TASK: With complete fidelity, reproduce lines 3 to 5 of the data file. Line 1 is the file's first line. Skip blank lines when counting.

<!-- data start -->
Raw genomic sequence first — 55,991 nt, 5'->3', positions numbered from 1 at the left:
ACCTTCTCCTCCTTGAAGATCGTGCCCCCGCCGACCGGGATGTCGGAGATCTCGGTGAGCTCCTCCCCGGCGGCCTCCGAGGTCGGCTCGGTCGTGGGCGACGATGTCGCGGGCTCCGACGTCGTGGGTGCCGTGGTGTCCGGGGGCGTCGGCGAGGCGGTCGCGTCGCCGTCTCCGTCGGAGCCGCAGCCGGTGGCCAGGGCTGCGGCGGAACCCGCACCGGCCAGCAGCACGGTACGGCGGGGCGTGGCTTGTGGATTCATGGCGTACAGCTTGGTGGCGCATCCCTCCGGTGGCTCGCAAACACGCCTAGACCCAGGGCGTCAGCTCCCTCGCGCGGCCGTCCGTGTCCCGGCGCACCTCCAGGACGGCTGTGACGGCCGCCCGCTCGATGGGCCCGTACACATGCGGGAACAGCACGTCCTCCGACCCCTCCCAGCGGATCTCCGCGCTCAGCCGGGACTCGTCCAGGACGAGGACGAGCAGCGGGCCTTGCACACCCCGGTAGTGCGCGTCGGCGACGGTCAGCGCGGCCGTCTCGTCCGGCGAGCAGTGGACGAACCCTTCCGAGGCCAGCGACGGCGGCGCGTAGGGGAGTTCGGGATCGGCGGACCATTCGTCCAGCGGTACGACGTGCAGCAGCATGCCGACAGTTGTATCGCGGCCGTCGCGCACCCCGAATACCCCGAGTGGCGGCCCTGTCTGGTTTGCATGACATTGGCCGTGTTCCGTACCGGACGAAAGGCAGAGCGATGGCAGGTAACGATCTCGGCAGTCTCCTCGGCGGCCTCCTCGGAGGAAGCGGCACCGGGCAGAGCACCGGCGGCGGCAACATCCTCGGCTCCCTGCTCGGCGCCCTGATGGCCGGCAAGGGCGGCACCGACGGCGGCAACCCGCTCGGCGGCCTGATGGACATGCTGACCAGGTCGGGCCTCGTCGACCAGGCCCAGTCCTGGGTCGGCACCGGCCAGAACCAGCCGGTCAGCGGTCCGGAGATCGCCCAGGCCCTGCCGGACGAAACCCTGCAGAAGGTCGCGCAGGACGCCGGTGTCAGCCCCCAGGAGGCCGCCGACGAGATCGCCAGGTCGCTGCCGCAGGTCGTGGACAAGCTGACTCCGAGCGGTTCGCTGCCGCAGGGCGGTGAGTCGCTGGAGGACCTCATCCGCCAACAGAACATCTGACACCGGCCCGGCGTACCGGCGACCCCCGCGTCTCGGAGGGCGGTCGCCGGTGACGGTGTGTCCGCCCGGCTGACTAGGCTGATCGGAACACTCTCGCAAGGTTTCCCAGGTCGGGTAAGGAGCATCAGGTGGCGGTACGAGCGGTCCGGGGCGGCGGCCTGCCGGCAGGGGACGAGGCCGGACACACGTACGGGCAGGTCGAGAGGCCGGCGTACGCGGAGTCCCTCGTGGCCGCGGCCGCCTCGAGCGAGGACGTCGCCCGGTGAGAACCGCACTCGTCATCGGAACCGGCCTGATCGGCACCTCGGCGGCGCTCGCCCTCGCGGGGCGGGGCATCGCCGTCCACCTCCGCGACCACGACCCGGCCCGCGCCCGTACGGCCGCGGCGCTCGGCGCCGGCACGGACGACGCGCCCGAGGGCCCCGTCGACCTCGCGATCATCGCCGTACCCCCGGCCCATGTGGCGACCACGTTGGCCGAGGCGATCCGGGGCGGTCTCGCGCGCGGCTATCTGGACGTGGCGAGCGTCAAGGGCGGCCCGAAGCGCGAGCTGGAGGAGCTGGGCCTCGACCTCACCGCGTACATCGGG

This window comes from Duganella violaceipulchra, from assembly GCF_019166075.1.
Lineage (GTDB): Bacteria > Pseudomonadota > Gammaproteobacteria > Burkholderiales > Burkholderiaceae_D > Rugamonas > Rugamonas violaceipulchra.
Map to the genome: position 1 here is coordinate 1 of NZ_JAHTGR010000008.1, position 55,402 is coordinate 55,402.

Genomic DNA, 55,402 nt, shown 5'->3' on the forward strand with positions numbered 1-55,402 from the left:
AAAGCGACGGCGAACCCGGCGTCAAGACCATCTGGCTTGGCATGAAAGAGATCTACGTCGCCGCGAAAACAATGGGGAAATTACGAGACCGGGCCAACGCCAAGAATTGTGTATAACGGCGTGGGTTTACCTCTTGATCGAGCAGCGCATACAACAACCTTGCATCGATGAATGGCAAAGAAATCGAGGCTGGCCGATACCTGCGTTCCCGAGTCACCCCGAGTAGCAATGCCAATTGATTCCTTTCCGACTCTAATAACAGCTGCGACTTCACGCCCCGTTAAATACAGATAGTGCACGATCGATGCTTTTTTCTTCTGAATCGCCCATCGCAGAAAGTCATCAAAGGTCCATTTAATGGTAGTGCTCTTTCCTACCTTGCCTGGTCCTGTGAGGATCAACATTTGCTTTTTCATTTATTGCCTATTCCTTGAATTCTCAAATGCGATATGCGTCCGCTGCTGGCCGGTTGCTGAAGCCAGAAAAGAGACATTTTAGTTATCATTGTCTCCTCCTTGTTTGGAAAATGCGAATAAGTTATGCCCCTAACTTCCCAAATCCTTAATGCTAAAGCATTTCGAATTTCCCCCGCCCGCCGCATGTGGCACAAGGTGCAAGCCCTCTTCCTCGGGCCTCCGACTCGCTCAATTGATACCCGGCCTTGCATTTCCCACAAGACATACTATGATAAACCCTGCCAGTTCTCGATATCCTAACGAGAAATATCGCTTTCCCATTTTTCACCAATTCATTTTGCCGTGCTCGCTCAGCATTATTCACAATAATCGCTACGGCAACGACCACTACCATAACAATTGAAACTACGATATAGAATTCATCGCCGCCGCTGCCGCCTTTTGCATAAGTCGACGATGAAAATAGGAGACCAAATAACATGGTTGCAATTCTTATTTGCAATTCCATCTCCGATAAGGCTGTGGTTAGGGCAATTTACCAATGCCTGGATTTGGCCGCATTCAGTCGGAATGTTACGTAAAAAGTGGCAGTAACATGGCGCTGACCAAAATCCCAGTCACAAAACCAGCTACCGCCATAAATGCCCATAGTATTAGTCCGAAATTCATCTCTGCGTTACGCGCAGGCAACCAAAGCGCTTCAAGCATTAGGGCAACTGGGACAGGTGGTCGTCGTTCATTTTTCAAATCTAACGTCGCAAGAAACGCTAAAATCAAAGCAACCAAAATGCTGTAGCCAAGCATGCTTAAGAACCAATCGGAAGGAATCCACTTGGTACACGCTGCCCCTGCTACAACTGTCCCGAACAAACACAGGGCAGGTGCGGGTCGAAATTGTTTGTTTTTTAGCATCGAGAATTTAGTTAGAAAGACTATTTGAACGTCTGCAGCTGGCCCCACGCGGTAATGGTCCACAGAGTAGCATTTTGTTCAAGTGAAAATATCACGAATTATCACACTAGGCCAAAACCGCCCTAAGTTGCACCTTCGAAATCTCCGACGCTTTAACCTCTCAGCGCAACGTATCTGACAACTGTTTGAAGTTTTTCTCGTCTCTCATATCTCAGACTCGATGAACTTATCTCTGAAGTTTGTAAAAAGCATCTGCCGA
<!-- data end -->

This window comes from Duganella violaceipulchra, from assembly GCF_019166075.1.
Lineage (GTDB): Bacteria > Pseudomonadota > Gammaproteobacteria > Burkholderiales > Burkholderiaceae_D > Rugamonas > Rugamonas violaceipulchra.
Map to the genome: position 1 here is coordinate 1 of NZ_JAHTGR010000008.1, position 55,402 is coordinate 55,402.